Many good comments; I have time to respond only to a few of them.
One comment quite rightly points out that the estimate of 50 million dead in the Spanish flu pandemic cannot be right if the mortality rate was 1 percent--50 million is 1 percent of 5 billion, which was more than twice the world's population in 1918 and of course not everyone in the world was infected. The studies I've seen give a lower bound estimate of the number who died as 20 million, which if correct surely implies a mortality rate greater than 1 percent. It is estimated that about a quarter of the U.S. population, or 25 million, were infected; and 500,000 died--that is 2 percent.
Several comments emphasize that the problem of vaccine production from the manufacturers' perspective is that property rights are likely to be threatened in a pandemic--hence the threat to Roche of compulsory licensing. That risk cannot and probably should not be eliminated, and so the answer may be to compensate manufacturers for the risk by subsidizing vaccine R&D. Beyond that, as another comment remarks, when a vaccine has to be created in a hurry because a new virus has appeared, the risk of side effects cannot be calculated and incorporated into the sale price; this is an argument for the government's sharing the risk through some scheme for indemnifying some of the liability costs of the manufacturers of the new vaccine.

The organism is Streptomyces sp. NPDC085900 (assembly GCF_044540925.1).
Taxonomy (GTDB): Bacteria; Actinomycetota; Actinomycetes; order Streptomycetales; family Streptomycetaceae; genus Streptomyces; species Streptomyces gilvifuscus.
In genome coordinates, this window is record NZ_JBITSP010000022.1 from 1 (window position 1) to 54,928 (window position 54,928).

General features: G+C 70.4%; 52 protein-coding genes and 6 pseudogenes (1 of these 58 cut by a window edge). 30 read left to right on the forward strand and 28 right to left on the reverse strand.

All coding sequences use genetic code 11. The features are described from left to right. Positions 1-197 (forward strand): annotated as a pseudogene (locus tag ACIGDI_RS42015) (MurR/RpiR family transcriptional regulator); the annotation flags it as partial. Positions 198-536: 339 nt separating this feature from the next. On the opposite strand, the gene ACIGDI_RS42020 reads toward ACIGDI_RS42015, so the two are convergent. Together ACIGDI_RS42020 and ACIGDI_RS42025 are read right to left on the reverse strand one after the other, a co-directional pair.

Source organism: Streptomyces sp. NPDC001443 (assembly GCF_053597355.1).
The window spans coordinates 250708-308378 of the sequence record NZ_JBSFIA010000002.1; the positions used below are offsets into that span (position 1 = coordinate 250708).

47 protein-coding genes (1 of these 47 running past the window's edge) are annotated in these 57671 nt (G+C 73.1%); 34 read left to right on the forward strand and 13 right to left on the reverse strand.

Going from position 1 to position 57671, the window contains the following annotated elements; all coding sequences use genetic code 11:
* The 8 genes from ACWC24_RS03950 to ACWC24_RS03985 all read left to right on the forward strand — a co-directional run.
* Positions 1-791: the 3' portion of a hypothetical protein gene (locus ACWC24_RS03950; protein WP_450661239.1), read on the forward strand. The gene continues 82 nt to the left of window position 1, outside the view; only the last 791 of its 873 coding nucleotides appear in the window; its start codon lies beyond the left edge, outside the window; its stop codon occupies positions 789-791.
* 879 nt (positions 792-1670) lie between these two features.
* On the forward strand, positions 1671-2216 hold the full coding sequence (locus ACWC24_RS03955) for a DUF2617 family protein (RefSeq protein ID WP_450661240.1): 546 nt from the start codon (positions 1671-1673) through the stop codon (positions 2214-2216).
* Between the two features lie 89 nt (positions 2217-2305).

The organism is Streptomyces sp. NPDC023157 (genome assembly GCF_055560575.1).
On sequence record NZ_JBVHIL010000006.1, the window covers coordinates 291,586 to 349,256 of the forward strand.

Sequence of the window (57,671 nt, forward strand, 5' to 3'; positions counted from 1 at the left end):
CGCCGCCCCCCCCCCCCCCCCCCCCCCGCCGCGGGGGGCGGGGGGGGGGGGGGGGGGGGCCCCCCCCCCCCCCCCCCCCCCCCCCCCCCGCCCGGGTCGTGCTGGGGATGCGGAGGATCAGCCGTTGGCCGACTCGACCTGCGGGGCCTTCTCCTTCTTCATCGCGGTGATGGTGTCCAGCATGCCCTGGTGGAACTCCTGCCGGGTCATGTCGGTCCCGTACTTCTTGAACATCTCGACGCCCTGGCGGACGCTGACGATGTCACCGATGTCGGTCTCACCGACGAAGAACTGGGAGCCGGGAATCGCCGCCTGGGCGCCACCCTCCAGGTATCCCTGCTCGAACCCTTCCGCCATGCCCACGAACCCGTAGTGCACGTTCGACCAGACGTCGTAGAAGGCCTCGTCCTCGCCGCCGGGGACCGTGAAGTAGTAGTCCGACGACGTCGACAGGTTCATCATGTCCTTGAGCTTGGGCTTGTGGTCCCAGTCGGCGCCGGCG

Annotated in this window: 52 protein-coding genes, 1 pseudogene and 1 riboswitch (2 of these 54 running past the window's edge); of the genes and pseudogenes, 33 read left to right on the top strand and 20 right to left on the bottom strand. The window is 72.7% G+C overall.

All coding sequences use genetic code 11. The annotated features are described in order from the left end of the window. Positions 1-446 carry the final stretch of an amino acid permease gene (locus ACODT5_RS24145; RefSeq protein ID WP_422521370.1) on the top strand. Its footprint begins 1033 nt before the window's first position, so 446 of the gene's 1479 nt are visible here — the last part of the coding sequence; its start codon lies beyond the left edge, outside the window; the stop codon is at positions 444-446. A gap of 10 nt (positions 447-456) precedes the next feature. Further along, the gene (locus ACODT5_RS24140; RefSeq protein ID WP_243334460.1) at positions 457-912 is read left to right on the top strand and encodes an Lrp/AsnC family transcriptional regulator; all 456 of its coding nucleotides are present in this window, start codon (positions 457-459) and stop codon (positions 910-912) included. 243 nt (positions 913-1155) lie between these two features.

A number of comments discuss the distinction I made in the Orphan Drugs posting of the previous week between economics and utilitarianism. (In fact the Orphan Drug and avian flu topics are closely related; both are about potential problems in the production of drugs, and they are quite similar problems--in the Orphan Drug context stemming from the small size of the market relative to the fixed costs of a new drug, and in the avian flu context to the small size of the market as a result of the fact that a flu vaccine may be good for only a single flu season, or indeed may have no market at all if the flu that it is designed to prevent doesn't materialize to the point where people will bother to be vaccinated.) Economics is a social science and utilitarianism is a philosophy, but they do share the word "utility," used however in different senses. Economists usually distinguish between "value" and "utility" merely to bring attitude toward risk into the analysis: the value of a 10 percent chance of $100 is $10, but the utility may be less for a risk averse person (hence the market for insurance) and more for a risk preferrer (hence the appeal of gambling). Economic value with or without attitude toward risk is different from utility in the utilitarian's sense, as the former is strongly influenced by wherewithal. If I have only $1 and a life-saving drug would cost $2, then the value of the drug to me is only $1, though the utility in the sense of the happiness I would derive from the drug would be vastly greater. So there would be a utilitarian argument for the government's subsidizing my purchase of the drug, but not necessarily an economic argument. I emphasize "not necessarily," however, because there may be an economic argument for the subsidy, based on insurance or altruism notions, but it would be more complicated than the utilitarian argument.